"15:03" Finally somebody else who gets it. Like whatever you wanna like. It's really annoying how everybody is bad-mouthing domestics or bad-mouthing imports. Every car brand has its strengths and weaknesses. Imports provide quality, dependability, and value at a higher price. Domestics provide these same things, just for a shorter amount of time. If you drive your cars for 60,000 miles and then dump them, buy a domestic. It'll save you money at the beginning. If you drive your cars for 100K+ miles, buy an import. You'll pay more at the beginning but you'll save money on maintenance costs in the long run. For those of you who owned a Honda or a Toyota in the past and had problems, you got a lemon. You can't say an entire company is crap just because of one car. EVERY CAR MANUFACTURER PRODUCES A LEMON ONCE IN AWHILE.
Nice to have a decent warranty, better than most imports. I left Honda over major issues on a now 40k model.
Untrue. The kids next door to us when I was growing up in TN had a Dad who worked at the Smyrna Nissan plant outside of Nashville. All the Nissans that came out of there had little Tennessee flag stickers on the windows. These cars were built in a community near us and Nissan poured (and continues to pour) money into the community. Last I heard Nissan is going to start manufacturing batteries and electric cars there.
The family next to us had their own house, 2 cars, and 2 kids in school. The wages he made at Nissan paid for their living expenses. So the opposite of what you're saying is true: When we bought a Nissan, it helped our literal next door neighbors. Somehow your argument doesn't really work.
I'm sorry for those in Detroit who lost their jobs. But had Detroit and the companies that employed them made better decisions and designed better vehicles, they wouldn't have lost their jobs. So if you want to look for blame, don't blame the consumer.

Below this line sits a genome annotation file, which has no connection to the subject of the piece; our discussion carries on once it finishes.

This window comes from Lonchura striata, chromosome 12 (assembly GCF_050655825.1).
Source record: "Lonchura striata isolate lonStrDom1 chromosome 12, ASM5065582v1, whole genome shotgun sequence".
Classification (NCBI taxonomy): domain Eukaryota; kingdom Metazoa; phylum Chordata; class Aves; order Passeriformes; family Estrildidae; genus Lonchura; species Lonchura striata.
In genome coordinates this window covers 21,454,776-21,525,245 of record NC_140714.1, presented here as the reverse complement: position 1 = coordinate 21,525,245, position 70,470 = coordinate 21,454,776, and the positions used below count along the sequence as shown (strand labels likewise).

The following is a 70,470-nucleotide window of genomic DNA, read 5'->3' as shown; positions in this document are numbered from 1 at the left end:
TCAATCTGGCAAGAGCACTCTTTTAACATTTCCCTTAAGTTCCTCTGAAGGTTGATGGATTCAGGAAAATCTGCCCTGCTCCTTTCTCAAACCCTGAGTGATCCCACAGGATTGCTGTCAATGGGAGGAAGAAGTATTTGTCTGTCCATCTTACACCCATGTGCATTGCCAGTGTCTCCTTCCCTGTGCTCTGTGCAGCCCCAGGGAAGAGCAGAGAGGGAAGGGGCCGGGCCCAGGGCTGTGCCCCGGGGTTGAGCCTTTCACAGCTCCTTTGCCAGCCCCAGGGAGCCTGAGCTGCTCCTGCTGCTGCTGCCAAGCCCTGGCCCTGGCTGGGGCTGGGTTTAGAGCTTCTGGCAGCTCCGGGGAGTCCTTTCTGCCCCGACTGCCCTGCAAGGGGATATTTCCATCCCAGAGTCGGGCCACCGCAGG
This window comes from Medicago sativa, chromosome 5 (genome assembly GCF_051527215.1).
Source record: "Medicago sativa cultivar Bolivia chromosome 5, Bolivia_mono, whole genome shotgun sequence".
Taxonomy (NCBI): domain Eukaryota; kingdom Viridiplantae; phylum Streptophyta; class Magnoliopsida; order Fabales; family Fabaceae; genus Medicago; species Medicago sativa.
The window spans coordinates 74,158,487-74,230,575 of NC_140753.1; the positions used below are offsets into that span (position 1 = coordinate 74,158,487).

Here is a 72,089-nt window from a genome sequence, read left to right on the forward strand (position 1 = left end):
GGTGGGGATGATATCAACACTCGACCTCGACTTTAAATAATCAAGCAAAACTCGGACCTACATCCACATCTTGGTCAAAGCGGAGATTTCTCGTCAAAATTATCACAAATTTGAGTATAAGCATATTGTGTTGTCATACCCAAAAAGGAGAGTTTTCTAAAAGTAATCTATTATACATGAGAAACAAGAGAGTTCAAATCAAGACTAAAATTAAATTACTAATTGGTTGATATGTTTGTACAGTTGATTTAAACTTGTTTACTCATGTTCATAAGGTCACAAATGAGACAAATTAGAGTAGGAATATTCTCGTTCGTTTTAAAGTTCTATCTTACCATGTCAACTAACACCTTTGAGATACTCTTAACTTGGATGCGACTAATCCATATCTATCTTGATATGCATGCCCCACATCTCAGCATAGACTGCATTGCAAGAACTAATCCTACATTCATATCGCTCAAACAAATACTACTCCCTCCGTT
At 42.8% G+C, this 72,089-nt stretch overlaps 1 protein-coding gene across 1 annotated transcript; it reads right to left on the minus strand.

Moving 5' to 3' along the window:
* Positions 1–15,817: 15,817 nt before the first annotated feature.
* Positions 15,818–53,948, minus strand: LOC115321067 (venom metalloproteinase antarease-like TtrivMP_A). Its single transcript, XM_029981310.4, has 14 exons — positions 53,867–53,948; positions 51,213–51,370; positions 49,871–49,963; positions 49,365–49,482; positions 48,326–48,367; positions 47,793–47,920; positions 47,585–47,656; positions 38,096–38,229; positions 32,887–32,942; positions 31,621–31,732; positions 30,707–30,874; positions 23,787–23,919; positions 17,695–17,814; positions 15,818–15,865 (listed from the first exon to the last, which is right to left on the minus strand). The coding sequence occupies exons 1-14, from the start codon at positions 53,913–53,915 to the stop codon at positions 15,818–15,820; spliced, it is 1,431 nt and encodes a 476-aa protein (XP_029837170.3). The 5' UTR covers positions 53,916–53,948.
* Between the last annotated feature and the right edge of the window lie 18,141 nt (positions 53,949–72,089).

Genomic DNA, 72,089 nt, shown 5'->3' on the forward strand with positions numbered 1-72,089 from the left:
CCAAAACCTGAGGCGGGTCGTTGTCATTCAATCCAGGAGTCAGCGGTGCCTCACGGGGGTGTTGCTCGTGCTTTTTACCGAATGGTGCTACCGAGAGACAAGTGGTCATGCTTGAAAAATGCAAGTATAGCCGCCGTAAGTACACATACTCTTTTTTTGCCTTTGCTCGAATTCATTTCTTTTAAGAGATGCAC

With people thinking like this, it is no wonder our economy is in dire straights. REGARDLESS of WHERE a car is built, 91% of the auto related jobs in the U.S. were dependent on the DOMESTIC auto industry (as of May, 2009). Thanks to reasoning like that shown above, the number now is now closer to 86%. When people think 86% is no larger a number than 14%, our country is in dire straits indeed. People who actually hope for the destruction of 86% of U.S. auto related jobs need to look at what this kind of thinking is doing to tens of thousands of our friends and neighbors.
Jul 2009, 10:55 - Thank You! Finally a voice of reason.
Does the Nissan example have any lacking details? Is he management or an hourly assembly worker? Does his wife work and possibly make 3 times as much? Is he an investor besides an auto worker? You may not know all their financial details. I had an inheritance which affected or supplemented my job. My neighbors do not know and why should they.
To the guy who said the Ford Fusion is the best selling car in America: The only place I've ever seen a Ford Fusion is on the dealer lot. I seen tons of Camry's and Accords though. I don't think you have your facts right. If they're so popular, why do we never see them?
Well, I am going to keep thinking like this -
Stop trying to tell me what I can and cannot buy.
And I guess you will keep repeating the 91 vs 9%, or I guess now the 86 vs. 14% argument ad nauseam.
My best friend works (in the U.S.) for a Norwegian company. That hardly means we help the MAJORITY of U.S. citzens by buying from Norway. Buying Japanese cars helps only 9% of our people in auto-related jobs. Buying domestic helps 91%. It is odd that that is such a hard concept to understand.